MS Uppsala – O Vet 20

The Arabic Text of the Elements

There is still no published edition of the Arabic translation(s) of Euclid's Elements. Some passages have been edited as part of doctoral theses and in scholarly articles, and a few facsimilies and 19th-Century Indian and Iranian editions of al-Ṭūsī's Taḥrīr have been published. Most of this is not easily available, and to tackle the text itself we must work from the manuscripts themselves. So we are currently working to get hold of as many as we can, to establish a preliminary digital edition based on the manuscripts we have access to. The online text will be constantly revised and annotated, and as the project evolves we hope to make as much as possible of the Arabic material on Euclid's Elements available on the net.


The Greek text was apparently first translated by al-Ḥaǧǧāǧ ibn Yūsūf ibn Maṭar, who was active during the reign of Hārūn al-Rašīd (AD 786-809). This text was later referred to as the Hārūnī edition. al-Ḥaǧǧāǧ later translated the text again, during the reign of al-Ma’mūn, and this version was accordingly named the Ma’mūnī edition. A new translation was produced by the more familiar translator Isḥāq ibn Ḥunayn (d. AD 910), whose translation was later revised by Thābit ibn Qurra (d. 288/901), who seems to have had access to other Greek manuscripts for his revision (De Young 1984: 149). The "standard" version, so to speak, then became the Isḥāq-Thābit version, which was the basis of Naṣīr al-Dīn al-Ṭūsī's (d. 672/1274) recension/edition (Taḥrīr).


List of texts that will be used in our seminar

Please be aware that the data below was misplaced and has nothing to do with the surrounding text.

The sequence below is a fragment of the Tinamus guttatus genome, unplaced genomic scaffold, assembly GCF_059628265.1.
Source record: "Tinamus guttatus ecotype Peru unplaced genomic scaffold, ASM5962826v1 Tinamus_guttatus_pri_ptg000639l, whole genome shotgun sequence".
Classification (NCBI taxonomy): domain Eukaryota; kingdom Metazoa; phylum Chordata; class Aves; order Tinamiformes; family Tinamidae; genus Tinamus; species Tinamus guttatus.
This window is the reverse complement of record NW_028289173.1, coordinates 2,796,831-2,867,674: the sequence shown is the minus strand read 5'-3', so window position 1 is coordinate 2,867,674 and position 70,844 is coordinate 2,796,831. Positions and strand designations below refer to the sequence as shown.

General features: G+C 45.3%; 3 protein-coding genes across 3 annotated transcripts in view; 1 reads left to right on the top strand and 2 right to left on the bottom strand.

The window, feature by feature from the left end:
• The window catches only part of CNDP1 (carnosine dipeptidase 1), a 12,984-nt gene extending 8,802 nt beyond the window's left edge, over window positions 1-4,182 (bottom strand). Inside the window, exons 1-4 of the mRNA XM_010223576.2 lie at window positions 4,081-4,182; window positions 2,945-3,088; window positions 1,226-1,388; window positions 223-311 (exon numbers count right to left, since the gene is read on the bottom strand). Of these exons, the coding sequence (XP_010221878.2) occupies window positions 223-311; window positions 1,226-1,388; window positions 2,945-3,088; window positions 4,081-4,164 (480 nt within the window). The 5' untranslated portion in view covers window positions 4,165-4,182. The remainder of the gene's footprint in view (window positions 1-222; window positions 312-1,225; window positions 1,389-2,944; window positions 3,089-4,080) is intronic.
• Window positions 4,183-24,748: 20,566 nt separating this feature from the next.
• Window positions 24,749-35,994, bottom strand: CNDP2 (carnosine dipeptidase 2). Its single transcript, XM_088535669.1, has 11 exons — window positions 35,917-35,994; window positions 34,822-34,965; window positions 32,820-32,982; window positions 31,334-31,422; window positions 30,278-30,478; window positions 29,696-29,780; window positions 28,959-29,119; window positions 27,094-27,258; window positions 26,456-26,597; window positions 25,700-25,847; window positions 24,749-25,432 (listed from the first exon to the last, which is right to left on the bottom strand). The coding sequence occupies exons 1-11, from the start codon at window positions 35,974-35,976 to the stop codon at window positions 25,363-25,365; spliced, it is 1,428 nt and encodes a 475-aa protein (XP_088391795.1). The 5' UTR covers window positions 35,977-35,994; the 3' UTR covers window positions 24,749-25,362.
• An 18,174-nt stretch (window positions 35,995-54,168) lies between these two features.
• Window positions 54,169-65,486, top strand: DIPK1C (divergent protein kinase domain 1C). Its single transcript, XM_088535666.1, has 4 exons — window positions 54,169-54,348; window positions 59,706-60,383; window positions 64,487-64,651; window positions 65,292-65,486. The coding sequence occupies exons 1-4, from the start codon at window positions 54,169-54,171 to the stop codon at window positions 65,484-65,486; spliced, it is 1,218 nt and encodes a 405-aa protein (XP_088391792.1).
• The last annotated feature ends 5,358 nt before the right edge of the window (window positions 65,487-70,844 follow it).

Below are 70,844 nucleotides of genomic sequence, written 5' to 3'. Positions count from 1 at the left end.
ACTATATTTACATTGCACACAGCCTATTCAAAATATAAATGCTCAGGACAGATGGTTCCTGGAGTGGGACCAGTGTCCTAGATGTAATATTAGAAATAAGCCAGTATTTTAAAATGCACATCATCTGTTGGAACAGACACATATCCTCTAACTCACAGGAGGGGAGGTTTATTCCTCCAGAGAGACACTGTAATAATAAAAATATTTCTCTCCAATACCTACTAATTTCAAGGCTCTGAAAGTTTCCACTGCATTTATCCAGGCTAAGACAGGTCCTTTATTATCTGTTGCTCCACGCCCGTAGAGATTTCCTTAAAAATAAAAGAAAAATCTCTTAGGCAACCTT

Basic text

  • MS Uppsala, O. Vet. 20
  • We're in the process of gaining access to several other MSS, but this will take some time

al-Ṭūsī's Taḥrīr

  • Teheran, 1880
  • Calcutta, 1824

Commentaries

  • Nayrīzī's Commentary, edited in Codex Leidensis 399,1. Euclidis Elementa ex interpretatione al-Hadschdschadschii cum commentariis al-Narizii. Arabice et latine editerunt notisque instruxerunt R. O. Besthorn et J. L. Heiberg, 1897-1905. There is also a reprint, Frankfurt am Main : Institute for the History of Arabic-Islamic Science, 1997.
  • Anonymous commentary, MS Hyderabad State Central Library (= Oriental Manuscripts Library and Research Institute), riyāḍī 2.

Modern Arabic translation

  • Van Dyck (Van Dyke), translation of Playfair's Geometry, Beirut 1857


There are also several other fragmentary pieces of information about the translation history, in manuscripts of the work itself or commentaries on it. And there are several other related works, which we will try to list here.

  • Ibn Sīnā's paraphrase of the Elements
  • A Syriac fragment of Book I
  • Three latin translations made from Arabic (Adelard of Bath, Hermann of Carinthia, Gerhard of Cremona)